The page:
[P]erhaps nothing in the interview reflected his precarious position quite like what he said about some of his most loyal allies. And the theme of each was the same: These people aren’t doing enough to further his political goals by linking his prominent foes to crimes.
Less than 12 hours earlier, Trump’s loyal vice president, Mike Pence, won plaudits from conservatives for his debate performance against Harris. But Trump hijacked the debate news with an interview that included targeting arguably his two most loyal Cabinet members — Attorney General William P. Barr and Secretary of State Mike Pompeo — along with FBI Director Christopher A. Wray.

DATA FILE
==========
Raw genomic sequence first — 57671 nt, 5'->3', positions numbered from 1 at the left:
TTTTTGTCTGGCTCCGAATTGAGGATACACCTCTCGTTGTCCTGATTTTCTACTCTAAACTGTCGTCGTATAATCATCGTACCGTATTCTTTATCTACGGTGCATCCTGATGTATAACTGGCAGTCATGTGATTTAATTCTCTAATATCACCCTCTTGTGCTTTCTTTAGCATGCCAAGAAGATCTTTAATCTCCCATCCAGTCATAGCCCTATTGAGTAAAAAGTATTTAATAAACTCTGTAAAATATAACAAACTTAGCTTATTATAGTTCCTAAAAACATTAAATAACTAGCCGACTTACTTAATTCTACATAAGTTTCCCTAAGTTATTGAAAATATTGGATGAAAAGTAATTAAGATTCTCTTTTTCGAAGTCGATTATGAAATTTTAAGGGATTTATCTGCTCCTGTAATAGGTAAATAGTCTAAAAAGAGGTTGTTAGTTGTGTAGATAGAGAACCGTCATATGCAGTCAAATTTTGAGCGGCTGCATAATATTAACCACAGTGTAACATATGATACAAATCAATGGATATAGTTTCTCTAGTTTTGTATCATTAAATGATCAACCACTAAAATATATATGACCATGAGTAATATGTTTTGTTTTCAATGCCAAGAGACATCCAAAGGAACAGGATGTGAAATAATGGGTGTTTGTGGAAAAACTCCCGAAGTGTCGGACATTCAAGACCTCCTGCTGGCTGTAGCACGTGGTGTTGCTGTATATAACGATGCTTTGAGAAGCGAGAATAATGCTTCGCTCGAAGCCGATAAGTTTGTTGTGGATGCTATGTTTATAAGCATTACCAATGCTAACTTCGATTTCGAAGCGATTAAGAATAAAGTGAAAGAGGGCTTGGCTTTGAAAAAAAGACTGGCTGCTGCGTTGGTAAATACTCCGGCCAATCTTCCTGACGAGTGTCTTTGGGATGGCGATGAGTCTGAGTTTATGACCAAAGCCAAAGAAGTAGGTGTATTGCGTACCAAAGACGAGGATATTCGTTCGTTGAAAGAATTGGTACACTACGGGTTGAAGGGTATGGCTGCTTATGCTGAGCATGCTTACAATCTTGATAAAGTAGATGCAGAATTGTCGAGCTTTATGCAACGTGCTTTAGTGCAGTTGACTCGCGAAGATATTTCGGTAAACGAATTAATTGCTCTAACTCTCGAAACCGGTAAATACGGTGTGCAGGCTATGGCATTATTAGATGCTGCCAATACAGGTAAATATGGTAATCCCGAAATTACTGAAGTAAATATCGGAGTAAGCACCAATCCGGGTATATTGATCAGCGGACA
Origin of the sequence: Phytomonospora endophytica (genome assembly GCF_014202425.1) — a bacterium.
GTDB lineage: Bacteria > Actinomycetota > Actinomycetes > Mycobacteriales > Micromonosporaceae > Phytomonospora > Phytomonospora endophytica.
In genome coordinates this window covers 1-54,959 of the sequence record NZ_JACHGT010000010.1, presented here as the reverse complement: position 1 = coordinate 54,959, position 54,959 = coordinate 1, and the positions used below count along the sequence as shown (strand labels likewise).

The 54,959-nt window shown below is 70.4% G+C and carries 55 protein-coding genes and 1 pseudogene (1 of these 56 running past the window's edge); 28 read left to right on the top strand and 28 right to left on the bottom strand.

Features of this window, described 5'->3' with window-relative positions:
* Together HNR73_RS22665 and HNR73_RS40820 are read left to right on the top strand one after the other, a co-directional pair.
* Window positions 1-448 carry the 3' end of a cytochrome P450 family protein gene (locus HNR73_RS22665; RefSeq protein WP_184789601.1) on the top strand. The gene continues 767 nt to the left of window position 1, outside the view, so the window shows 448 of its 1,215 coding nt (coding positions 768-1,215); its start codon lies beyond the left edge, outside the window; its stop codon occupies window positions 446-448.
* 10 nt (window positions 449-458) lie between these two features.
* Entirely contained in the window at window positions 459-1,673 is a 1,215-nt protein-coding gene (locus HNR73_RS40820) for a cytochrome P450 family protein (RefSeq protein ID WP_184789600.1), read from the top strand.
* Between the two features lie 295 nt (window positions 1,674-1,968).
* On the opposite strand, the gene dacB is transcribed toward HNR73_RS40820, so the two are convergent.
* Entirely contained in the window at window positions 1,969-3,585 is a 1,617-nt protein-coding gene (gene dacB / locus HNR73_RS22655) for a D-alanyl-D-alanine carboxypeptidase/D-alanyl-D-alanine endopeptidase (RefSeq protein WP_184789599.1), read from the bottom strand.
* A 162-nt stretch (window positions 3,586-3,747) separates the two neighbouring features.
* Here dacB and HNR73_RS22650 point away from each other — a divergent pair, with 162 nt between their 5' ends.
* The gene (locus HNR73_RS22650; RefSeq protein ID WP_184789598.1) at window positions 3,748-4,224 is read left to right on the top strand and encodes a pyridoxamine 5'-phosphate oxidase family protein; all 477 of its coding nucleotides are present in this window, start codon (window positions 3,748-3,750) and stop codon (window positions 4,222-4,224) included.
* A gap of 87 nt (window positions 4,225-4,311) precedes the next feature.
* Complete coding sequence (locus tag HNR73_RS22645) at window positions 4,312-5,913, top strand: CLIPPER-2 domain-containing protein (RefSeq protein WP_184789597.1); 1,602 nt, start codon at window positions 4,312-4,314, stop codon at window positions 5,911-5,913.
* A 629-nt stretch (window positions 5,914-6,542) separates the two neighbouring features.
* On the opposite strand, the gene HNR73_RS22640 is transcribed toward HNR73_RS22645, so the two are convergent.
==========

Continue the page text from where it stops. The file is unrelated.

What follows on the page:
Trump built upon tweets this week suggesting Barr needs to start indicting people tied to the Russia investigation, while explicitly citing President Barack Obama and Biden.
“Unless Bill Barr indicts these people for crimes — the greatest political crime in the history of our country — then we’re going to get little satisfaction, unless I win,” Trump said, adding that he “won’t forget it” and that the crime “includes Obama, and that includes Biden.”
Trump also said at another point that “Bill has got to move” and that he would go down in history as a “very sad situation” if he doesn’t indict people. He said the Justice Department keeps asking for more information but that it already has all the information it needs.
But Obama and Biden weren’t the only ones Trump implicated in crimes and suggested he wanted his Cabinet officials to target. He also expressed rare dissatisfaction with Pompeo, who he said should release some sort of new information on Hillary Clinton’s emails.